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The 2-Person Security Rule Should Be Common Sense

Dec

15

The 2-Person Security Rule Should Be Common Sense

The 2-Person Security Rule Should Be Common Sense

‘Saving a Few Dollars Cost Enterprise Millions’

In a data center, there are two types of systems, those that are working and can be managed by the storage manager software written by companies like IBM and EMC. Then there are the systems that are being decommissioned or containing data bearing devices that no longer function. Because the majority of data centers do not have systems in place to track the second class of components, and because of the quantity of failed data bearing devices and the complexity of their management, they are often misplaced or mishandled.

These failed or decommissioned devices contain all the critical data readily available and the enterprise executives, managers and direct supervisors fail to acknowledge the weakness in their data center procedures. The United States government has released the NIST guidelines to wipe or destroy the data, but that is about it. Therefore, we have recyclers and others who take their critical data-bearing devices from the secure data center and take them out to the parking lot to shred the drives (afterall, they do not want to jeopardize your health by processing e-waste inside a building).

How do these companies risk the data security and brand name of the enterprise?

  1. Data center security rules place the critical data bearing devices in rooms behind layers of physical barriers and electronic monitoring. Then on a shredding day, you suspend the rules and you let the data bearing devices leave the premises.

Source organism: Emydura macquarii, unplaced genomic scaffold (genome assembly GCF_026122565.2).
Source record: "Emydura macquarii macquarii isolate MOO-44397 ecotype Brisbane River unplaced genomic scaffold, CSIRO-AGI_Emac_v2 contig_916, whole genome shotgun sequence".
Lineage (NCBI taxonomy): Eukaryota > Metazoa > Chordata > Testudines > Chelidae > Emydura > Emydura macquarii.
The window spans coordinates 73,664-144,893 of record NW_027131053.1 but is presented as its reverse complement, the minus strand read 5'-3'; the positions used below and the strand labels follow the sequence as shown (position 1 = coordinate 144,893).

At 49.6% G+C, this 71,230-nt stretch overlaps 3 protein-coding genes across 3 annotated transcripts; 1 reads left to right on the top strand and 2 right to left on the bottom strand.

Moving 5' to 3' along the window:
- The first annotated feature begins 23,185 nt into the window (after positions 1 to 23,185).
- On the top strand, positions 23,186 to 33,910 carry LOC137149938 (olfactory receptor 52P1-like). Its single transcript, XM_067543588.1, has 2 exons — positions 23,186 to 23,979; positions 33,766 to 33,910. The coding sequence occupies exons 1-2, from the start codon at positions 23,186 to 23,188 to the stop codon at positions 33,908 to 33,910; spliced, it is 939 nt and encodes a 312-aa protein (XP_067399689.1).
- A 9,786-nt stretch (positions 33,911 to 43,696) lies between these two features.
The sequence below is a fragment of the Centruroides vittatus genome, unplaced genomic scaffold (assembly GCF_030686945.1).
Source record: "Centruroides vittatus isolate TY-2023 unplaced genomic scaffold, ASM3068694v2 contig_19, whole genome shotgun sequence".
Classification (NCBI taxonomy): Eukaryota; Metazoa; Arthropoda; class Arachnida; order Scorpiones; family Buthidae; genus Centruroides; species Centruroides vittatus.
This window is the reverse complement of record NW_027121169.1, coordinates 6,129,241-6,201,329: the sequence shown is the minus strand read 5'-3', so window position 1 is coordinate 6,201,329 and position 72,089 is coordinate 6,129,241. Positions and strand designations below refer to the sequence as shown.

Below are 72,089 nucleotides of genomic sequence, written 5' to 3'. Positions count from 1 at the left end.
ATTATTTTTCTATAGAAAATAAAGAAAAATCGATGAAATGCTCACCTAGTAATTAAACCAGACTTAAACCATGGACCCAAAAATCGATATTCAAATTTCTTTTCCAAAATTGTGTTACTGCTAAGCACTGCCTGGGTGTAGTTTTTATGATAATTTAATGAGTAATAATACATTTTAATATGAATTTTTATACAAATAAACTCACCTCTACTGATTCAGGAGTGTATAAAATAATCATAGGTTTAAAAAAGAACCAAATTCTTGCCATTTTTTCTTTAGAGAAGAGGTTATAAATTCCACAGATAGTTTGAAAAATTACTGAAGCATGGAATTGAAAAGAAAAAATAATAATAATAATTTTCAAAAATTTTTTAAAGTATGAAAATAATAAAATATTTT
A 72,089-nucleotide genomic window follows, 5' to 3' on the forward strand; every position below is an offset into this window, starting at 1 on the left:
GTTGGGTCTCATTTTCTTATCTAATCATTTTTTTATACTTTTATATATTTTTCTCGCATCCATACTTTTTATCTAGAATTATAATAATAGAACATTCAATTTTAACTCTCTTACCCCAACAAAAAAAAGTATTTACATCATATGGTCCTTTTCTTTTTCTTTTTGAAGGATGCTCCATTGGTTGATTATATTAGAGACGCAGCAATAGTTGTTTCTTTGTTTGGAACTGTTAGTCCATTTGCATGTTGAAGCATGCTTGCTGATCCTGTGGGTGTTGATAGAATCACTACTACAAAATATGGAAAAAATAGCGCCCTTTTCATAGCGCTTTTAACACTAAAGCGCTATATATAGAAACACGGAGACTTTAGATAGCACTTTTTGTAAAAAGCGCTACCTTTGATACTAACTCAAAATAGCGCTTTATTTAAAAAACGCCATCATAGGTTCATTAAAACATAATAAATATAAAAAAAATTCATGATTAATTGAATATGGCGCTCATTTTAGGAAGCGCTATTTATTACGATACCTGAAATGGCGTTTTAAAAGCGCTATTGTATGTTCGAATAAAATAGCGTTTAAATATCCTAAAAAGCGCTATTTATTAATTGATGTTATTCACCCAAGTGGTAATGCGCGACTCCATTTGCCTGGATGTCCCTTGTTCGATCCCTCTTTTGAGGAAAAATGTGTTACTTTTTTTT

2. Want to steal a hard drive? Become a truck driver / shredder for a recycler who processes critical data bearing devices. It is excessively easy, because during their process, the hard drives are moved offsite into parking lots and out of your control.
  3. There is a 2-person security rule for accomplishing critical data center tasks. Have you ever read or observed a company shredding hard drives? They have one low-skilled employee doing the work. Maybe all of the drives were processed and maybe not. Some companies use a camera to monitor the process to meet the two-person rule. Have you conformed to this high-risk process?

What we see are companies who violate their own security rules. 

These are probably a few of their erroneous beliefs:

  1. No one will steal a hard drive.
  2. The auditors will never cite our data destruction procedure because every other enterprise is doing the same thing.
  3. We do not have enough time to research the correct way to process the data bearing devices.

In the end, old school enterprise procedures violate those data center and CISSP guidelines to save a few dollars. After all, who cares about the corporation losing millions of dollars in a large-scale data breach?

We have a suggestion:

Write a data destruction security procedure that processes the critical data-bearing device inside the four walls of the data center. Then contact TechR2 for a quote. We are the only ISO 27001 certified data destruction company and we will go beyond your security criteria.